Pentecost Refection by Judy Wedderspoon Lay Reader Sunday 19th May 2024

John 14: 8-17 and Acts 2: 1-21

So we have come to the last, chronologically speaking, landmark date of the Christian year. Without Pentecost, none of us would be here.

Think of those three earlier landmark dates. Just for a moment, forget the wisdom of hindsight. Forget all that we know of things that happened then and have happened since, and think how things seemed to ordinary people at the time.

 Christmas. A baby born in a stable to a poor and obscure Jewish couple in a small town in Judaea. Sure, there were angels and wise men showing that this was a significant birth, but who in Palestine even a few days or months later would have attached any importance to the recollections of a bunch of shepherds, low class and uneducated, or to the evidence of three foreigners who came and then went away again. A nine days’ wonder, irrelevant to ordinary lives.

Then, thirty years later, Good Friday. For us, the self-offering on the Cross of the Son of God. His triumph over sin. But for the rest of the world, at that time, how did it appear? An obscure Jewish Rabbi was crucified by the Roman authorities in Jerusalem, because he seemed to be challenging the might and majesty of Caesar, as other rebellious souls had done before. Sure, he had done some wonderful things in his life, but in the end he didn’t even have the support of his own people. So he probably deserved what he got. That’s just what happens to rebels and upstarts. Let’s get on with our lives.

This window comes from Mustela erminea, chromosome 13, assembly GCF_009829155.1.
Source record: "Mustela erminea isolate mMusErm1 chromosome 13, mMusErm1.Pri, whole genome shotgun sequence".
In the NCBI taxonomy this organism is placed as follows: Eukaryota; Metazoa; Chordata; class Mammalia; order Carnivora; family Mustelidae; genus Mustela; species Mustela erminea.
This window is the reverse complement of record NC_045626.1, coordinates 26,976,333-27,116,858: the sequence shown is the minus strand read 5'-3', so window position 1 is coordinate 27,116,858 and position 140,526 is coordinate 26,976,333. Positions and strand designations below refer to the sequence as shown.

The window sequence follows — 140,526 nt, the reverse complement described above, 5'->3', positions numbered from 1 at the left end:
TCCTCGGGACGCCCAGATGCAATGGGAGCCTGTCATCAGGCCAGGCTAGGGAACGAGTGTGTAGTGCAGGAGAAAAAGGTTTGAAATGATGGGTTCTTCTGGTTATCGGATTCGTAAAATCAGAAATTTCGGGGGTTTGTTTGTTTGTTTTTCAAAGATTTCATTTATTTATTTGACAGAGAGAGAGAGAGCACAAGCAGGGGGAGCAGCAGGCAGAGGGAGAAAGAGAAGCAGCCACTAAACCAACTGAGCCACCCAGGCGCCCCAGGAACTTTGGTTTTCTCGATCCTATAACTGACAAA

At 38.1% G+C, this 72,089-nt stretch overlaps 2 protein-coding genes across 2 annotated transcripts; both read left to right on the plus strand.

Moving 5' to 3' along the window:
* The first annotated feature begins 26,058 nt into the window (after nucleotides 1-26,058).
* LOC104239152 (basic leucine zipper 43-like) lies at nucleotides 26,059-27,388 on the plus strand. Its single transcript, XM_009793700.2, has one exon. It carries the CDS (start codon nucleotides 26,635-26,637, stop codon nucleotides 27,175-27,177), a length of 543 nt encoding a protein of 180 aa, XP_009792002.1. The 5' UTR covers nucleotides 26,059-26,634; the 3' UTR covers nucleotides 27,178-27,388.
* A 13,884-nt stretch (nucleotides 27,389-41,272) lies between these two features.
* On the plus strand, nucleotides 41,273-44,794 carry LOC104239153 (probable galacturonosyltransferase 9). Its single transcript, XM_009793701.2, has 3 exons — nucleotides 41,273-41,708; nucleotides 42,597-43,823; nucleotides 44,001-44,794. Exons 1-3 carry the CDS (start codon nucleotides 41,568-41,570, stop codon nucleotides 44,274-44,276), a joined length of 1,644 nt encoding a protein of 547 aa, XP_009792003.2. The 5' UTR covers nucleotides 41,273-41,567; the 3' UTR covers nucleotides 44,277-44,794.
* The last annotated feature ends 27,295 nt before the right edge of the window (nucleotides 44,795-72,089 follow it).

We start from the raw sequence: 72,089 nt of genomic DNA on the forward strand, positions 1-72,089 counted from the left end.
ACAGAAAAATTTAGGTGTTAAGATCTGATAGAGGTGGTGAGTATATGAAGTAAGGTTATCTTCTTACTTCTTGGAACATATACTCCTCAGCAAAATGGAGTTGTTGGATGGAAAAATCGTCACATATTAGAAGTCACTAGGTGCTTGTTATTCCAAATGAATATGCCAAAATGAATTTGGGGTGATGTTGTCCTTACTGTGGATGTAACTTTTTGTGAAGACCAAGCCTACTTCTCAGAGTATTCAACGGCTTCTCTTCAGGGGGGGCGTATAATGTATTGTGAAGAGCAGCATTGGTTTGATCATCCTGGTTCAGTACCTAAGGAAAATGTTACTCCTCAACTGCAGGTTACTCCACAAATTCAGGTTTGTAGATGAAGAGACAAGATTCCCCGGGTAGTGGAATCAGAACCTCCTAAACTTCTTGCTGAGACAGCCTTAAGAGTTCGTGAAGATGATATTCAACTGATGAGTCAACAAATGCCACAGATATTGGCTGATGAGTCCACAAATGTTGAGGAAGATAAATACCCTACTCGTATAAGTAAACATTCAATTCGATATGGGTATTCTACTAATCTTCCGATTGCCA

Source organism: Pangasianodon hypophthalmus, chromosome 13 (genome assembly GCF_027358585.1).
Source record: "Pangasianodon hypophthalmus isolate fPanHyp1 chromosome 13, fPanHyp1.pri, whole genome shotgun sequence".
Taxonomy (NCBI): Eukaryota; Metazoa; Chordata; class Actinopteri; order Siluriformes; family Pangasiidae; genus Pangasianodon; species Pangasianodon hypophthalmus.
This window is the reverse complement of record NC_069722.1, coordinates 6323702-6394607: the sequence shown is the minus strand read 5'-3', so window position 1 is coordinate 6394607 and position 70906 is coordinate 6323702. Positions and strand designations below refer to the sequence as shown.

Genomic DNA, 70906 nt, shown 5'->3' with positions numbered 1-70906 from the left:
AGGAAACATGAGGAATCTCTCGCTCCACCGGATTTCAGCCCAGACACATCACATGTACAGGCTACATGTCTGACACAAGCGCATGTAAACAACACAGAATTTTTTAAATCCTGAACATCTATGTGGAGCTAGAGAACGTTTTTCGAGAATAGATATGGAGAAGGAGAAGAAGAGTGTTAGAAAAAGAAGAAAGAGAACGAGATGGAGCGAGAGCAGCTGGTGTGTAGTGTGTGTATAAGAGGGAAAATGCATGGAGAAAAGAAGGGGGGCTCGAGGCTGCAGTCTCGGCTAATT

But.... Easter. The principal followers of this crucified Rabbi claimed publicly that God had raised him from the dead. They had seen him and spoken with him, several times. They had eaten with him. They claimed that he fulfilled all the prophecies of the Jewish scriptures and that he was the promised Messiah. They said that they had seen him ascend to God. But they didn’t really do anything about it. They just huddled together in a room, praying. They seemed to be expecting something, but they weren’t very clear what. If the history of Jesus had ended there and then, that too would undoubtedly have been eventually dismissed and forgotten as a nine days’ wonder.